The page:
During his 16 years on the run, there were stories circulating that former Chicago Outlaws Motorcycle Club boss Orville “Orvie” Cochran was living the good life, flush with ill-begotten cash and hidden by a network of sympathizers for the notorious biker gang.
The Democratic governor’s “seven guiding principles” also include prohibiting no-knock warrants, shortening prison sentences through increased credit for time served and rehabilitation opportunities, and only detaining defendants who are a threat to public safety, a “key element” in creating a state that “works for everyone.”
“I think I’ve shown that you can be a nerd and still have fun and live your life,” said Jingmai O’Connor, who once named a fossilized bird she discovered after Greg Graffin, the lead singer of the band Bad Religion.
Adam Sandler is nothing if not self-aware — and he surely knew this mildly offensive, juvenile celebration of cheap scares, slapstick gags and bodily function “jokes” was sure to land near the bottom of the large pile of terrible movies starring Sandler, writes film critic Richard Roeper.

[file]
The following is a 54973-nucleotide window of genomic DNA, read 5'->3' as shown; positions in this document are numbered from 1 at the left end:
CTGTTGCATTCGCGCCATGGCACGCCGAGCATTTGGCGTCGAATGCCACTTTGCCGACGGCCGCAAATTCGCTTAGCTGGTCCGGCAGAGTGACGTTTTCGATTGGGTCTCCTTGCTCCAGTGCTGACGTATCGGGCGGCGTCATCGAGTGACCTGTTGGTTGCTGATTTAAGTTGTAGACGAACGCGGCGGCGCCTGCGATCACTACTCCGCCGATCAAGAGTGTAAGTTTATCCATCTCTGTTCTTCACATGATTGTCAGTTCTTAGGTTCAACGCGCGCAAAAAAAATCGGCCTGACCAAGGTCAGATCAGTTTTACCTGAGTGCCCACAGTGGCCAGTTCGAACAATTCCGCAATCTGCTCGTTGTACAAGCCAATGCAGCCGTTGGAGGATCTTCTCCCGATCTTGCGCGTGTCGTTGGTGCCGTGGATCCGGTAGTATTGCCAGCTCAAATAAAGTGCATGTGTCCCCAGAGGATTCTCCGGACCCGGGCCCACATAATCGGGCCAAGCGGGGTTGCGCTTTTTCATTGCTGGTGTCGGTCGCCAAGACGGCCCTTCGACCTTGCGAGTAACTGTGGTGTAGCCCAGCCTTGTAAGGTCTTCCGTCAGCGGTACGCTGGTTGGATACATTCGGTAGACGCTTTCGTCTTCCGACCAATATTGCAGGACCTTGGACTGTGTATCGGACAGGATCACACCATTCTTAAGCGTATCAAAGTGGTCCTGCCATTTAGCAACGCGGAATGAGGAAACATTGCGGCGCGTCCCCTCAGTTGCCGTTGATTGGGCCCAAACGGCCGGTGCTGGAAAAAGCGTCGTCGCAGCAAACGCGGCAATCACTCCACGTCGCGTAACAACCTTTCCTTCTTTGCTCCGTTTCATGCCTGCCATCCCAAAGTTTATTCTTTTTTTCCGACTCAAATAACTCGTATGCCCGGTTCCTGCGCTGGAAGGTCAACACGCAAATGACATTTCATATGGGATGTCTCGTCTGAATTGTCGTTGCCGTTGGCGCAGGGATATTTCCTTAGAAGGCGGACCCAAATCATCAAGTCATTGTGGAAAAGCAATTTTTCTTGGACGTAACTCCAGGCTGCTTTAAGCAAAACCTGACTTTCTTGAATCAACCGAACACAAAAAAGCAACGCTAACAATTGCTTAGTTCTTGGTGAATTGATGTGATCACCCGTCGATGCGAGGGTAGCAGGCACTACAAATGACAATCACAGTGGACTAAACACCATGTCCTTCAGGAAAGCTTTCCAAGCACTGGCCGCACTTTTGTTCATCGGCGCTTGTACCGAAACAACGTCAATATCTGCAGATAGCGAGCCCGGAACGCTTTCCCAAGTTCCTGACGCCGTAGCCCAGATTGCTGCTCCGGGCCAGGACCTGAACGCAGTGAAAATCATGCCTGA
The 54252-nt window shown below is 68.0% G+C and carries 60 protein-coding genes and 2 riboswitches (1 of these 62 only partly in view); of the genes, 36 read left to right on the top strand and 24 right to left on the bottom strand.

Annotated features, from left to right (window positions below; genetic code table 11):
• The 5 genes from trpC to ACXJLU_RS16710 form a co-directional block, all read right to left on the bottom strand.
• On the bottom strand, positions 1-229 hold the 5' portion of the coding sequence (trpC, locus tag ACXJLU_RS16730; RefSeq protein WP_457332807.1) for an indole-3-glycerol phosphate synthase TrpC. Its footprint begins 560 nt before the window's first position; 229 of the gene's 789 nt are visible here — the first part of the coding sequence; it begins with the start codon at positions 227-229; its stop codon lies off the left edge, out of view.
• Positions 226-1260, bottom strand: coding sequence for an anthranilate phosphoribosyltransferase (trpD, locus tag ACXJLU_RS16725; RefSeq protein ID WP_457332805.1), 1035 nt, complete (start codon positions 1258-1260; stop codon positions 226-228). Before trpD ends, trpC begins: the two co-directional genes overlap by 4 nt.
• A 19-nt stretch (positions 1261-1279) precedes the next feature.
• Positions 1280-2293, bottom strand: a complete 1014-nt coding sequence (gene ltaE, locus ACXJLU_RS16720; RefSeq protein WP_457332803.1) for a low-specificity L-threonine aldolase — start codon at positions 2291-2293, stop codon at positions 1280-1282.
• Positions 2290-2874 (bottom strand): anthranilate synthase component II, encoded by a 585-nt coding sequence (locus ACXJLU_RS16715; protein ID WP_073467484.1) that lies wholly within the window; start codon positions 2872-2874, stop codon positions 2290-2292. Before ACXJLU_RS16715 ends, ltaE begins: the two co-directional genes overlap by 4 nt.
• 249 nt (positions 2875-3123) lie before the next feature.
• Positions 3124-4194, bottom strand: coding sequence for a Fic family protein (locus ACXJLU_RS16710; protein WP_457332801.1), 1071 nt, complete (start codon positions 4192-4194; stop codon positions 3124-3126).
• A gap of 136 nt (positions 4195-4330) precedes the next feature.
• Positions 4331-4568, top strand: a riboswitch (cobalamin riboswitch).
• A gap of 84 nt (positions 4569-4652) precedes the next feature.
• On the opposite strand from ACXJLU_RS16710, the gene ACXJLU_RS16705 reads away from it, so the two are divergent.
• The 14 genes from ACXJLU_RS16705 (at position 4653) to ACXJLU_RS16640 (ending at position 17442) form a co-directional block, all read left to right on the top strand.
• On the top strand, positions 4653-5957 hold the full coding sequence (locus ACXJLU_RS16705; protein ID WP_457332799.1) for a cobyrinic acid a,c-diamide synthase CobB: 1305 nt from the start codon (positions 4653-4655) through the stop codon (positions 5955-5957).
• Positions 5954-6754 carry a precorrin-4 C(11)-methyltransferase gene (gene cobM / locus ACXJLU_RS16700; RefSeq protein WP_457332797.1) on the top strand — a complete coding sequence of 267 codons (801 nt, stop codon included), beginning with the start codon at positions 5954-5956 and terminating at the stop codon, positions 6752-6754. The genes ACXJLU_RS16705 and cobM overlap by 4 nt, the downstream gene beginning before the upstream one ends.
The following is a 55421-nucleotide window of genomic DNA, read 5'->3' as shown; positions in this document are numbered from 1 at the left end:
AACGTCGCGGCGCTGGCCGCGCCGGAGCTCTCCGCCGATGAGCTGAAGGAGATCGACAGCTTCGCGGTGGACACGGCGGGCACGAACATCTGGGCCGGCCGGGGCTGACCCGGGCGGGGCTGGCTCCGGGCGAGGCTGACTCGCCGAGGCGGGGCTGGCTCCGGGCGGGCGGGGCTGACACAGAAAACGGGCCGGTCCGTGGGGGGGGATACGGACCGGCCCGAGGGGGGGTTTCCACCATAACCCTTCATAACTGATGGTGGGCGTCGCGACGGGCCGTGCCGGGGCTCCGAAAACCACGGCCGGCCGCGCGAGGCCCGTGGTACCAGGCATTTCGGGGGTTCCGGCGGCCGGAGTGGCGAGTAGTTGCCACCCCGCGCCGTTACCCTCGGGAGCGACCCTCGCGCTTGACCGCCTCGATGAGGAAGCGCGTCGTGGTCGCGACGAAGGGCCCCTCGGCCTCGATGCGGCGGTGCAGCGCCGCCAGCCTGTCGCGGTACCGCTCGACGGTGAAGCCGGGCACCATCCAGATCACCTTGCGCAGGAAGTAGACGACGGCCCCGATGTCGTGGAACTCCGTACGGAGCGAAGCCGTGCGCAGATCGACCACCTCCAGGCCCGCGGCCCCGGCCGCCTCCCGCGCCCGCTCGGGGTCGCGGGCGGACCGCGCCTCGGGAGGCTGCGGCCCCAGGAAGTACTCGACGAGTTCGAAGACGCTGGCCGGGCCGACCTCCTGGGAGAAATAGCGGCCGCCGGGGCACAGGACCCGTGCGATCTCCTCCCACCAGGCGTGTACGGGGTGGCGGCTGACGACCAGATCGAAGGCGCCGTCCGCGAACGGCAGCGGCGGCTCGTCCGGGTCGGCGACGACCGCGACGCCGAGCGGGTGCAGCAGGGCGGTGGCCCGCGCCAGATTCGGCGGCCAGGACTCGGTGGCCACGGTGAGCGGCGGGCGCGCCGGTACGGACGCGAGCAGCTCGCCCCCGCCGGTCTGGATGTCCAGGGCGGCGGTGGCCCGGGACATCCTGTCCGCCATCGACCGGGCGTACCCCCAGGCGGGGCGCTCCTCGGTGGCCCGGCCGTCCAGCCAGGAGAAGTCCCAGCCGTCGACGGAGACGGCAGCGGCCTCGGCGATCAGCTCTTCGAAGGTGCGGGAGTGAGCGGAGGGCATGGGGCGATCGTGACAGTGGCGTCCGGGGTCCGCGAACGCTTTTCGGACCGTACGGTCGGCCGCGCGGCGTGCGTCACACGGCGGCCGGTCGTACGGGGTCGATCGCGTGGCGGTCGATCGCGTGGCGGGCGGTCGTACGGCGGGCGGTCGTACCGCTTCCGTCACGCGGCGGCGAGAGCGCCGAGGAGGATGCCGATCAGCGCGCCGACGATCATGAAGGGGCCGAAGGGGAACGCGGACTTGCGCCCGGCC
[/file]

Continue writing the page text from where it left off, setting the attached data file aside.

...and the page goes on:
If you thought these more enlightened times would give Sandler pause before trying to wring laughs out of playing a grown man who speaks in a cartoonishly weird voice, seems to be mentally and socially challenged, pedals around town on a bicycle with a portable radio attached to the handlebars, is the subject of ridicule from adults and children alike, and shows up at Halloween class assembly with a ghost costume that consists of a urine-stained sheet — you thought wrong.